It may be true that Argentinian filmmaker Hernán Guerschuny was formerly a critic, but his innocuously agreeable meta rom-com does nothing to dispel the myth that it’s a job only for self-important, cine-hating blowhards keen to sharpen their knives and sink careers. (We’ll take offense so you don’t have to.)
Professorially bearded curmudgeonly reviewer Víctor Tellez (Rafael Spregelburd) rules the Buenos Aires blurb roost, imagining his days as an art film with internally narrated asides in French.
His disdain for crowd-pleasing formula is so patronizing (When Harry Met Sally should’ve started unhappily after the last kiss, he believes) that his own corporate-interested editor condemns him as a “terrorist of taste.” He’s annoyed by his teenage niece’s mainstream palate, selfishly tries to pull the “smile or I’ll choke you” bit from Breathless on his ex, and is unprepared for his world to turn into Capra corn once he meets an underwritten beauty named Sofía (Dolores Fonzi).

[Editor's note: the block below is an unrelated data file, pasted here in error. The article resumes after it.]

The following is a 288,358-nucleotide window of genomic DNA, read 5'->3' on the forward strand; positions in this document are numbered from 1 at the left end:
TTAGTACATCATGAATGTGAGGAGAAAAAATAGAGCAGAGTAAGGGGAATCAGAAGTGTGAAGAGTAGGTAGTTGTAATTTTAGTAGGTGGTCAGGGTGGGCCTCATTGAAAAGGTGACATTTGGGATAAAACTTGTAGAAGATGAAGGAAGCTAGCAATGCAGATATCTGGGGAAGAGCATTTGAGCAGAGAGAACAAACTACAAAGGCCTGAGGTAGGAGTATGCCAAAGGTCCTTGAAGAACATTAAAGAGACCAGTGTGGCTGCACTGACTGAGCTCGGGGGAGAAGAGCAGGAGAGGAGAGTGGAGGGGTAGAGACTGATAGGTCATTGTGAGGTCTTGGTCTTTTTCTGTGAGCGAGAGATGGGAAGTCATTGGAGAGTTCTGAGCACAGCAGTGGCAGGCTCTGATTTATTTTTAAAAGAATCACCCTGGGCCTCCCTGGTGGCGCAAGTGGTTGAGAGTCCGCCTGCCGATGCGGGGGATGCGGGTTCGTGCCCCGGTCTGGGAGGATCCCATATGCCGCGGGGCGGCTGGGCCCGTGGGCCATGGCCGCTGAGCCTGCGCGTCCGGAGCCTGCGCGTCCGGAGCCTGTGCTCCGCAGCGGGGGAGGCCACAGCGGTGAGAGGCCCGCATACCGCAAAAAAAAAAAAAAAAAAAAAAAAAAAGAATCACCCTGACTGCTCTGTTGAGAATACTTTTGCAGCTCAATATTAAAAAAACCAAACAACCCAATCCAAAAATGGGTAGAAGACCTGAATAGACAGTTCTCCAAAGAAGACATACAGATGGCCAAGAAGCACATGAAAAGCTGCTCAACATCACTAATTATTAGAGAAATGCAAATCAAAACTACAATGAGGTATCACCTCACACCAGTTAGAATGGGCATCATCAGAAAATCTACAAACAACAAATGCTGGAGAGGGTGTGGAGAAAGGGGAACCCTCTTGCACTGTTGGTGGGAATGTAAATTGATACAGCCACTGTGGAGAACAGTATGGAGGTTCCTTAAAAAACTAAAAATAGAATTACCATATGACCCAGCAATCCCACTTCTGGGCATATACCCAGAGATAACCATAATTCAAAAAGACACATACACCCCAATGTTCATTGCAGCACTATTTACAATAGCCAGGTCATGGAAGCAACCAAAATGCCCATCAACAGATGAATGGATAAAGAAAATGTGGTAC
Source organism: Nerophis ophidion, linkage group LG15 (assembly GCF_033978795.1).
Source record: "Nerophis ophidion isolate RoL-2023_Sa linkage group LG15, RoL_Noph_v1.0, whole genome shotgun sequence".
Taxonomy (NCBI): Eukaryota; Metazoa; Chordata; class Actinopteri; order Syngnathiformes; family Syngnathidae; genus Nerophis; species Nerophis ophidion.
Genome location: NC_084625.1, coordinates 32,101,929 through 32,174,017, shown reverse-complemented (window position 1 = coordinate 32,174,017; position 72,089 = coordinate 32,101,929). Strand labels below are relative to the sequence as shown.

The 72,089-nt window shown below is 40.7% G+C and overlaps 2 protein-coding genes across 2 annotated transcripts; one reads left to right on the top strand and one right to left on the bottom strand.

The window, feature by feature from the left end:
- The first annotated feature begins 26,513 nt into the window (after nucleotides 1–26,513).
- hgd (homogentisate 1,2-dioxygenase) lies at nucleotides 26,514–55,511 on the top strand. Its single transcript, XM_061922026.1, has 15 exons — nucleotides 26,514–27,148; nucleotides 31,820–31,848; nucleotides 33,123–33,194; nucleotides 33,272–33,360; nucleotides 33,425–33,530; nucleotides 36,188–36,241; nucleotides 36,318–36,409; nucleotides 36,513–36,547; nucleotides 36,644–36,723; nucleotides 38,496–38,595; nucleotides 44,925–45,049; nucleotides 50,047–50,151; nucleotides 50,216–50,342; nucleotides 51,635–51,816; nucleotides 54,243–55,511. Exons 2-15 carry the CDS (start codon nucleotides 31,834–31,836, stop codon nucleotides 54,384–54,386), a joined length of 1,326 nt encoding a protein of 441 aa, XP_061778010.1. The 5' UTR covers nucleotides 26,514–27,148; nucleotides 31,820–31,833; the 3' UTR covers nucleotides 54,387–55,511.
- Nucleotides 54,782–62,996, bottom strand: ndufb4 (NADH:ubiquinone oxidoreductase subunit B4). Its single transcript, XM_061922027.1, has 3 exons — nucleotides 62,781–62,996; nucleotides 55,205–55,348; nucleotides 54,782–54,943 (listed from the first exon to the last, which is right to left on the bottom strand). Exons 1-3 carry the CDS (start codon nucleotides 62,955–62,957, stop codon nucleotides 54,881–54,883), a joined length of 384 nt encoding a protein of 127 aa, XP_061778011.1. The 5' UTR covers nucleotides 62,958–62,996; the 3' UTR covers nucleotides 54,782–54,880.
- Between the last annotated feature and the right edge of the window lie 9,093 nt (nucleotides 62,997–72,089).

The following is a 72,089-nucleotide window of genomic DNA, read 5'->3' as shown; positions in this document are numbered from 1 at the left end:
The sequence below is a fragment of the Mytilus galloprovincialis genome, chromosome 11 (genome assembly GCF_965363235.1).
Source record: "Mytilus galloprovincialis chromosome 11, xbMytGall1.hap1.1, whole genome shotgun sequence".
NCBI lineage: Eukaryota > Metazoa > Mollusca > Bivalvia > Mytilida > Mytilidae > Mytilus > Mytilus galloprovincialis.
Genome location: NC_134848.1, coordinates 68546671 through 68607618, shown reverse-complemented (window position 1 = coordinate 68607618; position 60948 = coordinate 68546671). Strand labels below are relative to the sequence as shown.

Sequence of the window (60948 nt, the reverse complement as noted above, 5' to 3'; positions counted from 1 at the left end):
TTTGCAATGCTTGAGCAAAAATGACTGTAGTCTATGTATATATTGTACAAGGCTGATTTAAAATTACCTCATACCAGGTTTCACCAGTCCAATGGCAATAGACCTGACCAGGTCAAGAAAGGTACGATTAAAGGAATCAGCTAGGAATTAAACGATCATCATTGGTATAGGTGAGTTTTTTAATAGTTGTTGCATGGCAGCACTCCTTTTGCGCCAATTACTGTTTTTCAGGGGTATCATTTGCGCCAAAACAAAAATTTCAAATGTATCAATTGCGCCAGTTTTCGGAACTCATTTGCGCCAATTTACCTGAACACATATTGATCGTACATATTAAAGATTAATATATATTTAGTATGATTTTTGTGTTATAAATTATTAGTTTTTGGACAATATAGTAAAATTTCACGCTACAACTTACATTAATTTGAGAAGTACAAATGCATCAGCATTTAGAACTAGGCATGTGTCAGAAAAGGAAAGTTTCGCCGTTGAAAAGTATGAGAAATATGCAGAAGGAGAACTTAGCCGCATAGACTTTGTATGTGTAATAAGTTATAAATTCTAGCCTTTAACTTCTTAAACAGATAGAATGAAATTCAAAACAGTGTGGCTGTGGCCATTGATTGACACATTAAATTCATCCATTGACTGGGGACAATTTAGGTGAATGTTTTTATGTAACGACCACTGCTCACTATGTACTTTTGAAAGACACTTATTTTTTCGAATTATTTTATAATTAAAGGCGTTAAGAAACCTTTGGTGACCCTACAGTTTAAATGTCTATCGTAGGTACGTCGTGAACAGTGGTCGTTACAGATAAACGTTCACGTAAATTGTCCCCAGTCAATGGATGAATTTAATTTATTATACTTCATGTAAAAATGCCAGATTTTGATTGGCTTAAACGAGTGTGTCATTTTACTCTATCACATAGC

Fireworks literally explode as they kiss halfway through the film — ah, it’s a wonderful life. Criticism mutated long ago, after the internet’s floodgates opened, and that outmoded disconnect between The Film Critic and today’s film critics underscores how the persistent references to cinema and film writing are self-awarely mimicking clichés but not subverting them.